Antioxidants are recommended to prevent and treat oxidative stress diseases. Plants are a balanced source of natural antioxidants, but the poor solubility of plant active molecules in aqueous media can be a problem for the formulation of pharmaceutical products. The potential of PlantCrystal technology is known to improve the extraction efficacy and antioxidant capacity (AOC) of different plants. However, it is not yet proved for plant waste. Black tea (BT) infusion is consumed worldwide and thus a huge amount of waste occurs as a result. Therefore, BT waste was recycled into PlantCrystals using small-scale bead milling. Their characteristics were compared with the bulk-materials and tea infusion, including particle size and antioxidant capacity (AOC) in-vitro. Waste PlantCrystals possessed a size of about 280 nm. Their AOC increased with decreasing size according to the DPPH (1,1-diphenyl-2-picrylhydrazyl) and ORAC (oxygen radical absorbance capacity) assays. The AOC of the waste increased about nine-fold upon nanonization, leading to a significantly higher AOC than the bulk-waste and showed no significant difference to the infusion and the used standard according to DPPH assay. Based on the results, it is confirmed that the PlantCrystal technology represents a natural, cost-effective plant-waste recycling method and presents an alternative source of antioxidant phenolic compounds.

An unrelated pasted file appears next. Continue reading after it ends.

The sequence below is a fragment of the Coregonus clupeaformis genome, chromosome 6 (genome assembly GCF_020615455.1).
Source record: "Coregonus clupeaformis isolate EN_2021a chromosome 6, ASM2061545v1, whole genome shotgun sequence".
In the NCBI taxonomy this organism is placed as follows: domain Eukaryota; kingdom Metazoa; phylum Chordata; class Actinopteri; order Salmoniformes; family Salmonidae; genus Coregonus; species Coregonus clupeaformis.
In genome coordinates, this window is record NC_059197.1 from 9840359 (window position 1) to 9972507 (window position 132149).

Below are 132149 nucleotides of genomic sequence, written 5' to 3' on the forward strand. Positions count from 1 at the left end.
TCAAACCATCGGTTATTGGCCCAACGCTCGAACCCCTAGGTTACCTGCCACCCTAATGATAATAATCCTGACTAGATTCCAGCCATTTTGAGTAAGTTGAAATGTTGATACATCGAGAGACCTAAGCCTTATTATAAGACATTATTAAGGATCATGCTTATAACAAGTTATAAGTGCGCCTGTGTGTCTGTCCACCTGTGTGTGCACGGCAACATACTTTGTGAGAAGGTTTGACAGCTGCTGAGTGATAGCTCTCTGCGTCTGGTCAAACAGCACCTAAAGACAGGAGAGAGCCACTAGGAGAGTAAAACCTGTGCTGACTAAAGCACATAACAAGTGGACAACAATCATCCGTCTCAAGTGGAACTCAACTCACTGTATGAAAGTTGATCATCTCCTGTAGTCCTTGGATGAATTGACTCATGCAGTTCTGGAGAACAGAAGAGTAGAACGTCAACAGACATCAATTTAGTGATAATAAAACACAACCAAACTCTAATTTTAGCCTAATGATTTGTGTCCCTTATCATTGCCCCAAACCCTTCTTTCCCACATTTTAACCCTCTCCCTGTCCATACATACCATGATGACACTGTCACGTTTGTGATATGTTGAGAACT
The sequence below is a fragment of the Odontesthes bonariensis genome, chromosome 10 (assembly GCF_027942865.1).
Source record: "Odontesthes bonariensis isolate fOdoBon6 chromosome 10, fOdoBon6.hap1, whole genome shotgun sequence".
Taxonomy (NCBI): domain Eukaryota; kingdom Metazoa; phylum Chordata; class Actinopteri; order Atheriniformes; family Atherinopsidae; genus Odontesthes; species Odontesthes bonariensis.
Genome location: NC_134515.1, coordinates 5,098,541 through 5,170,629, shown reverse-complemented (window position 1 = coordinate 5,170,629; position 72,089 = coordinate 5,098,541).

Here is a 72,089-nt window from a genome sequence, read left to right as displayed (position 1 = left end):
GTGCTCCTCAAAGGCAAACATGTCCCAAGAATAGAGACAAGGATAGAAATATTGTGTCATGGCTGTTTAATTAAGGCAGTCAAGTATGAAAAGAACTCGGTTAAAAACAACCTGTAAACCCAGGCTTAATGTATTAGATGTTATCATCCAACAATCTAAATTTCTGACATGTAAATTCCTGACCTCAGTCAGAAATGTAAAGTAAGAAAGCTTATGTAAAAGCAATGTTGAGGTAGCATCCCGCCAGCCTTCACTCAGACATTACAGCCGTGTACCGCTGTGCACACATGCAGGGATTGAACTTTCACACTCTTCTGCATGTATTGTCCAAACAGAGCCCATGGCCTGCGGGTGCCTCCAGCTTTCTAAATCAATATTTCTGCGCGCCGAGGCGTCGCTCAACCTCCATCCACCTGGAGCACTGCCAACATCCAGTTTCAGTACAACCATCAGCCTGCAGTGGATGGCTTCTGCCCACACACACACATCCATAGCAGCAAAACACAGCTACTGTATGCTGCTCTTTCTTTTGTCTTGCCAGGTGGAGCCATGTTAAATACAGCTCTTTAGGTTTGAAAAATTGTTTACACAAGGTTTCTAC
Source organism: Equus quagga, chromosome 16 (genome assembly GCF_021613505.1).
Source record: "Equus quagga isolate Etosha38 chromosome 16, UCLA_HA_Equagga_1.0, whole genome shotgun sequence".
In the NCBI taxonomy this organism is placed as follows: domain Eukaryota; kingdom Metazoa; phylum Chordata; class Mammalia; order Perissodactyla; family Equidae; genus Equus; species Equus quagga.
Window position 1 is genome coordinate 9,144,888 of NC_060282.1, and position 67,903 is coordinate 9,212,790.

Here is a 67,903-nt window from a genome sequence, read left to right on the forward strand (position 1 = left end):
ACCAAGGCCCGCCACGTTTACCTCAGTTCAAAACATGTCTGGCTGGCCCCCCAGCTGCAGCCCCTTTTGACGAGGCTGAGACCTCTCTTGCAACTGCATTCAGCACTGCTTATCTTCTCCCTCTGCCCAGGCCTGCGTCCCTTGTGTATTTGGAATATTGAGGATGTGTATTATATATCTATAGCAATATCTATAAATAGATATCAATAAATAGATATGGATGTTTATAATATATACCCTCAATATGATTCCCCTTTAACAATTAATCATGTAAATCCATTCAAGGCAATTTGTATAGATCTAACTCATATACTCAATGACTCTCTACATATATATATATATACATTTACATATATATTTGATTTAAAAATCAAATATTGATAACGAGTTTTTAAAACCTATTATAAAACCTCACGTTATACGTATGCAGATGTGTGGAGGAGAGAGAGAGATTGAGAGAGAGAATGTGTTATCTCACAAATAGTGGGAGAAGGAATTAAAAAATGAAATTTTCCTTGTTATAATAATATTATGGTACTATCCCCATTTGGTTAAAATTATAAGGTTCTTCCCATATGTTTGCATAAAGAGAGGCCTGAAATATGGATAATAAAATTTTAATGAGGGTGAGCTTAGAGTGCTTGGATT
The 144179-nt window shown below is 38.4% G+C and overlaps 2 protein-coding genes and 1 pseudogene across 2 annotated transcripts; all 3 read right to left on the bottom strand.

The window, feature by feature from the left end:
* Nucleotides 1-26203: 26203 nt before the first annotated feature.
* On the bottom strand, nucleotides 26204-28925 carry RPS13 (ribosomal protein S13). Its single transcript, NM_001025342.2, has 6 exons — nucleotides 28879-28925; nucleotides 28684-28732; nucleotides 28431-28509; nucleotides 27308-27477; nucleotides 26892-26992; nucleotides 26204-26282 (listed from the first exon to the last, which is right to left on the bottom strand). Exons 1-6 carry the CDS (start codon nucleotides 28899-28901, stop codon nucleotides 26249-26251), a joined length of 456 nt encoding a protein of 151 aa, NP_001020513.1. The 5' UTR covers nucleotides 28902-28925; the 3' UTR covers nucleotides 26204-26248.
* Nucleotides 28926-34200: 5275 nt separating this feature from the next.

Keywords: Camellia sinensis; PlantCrystals; antioxidant capacity; black tea; ecofriendly pharmaceutics; nanonization; plants; plants waste; small-scale bead milling.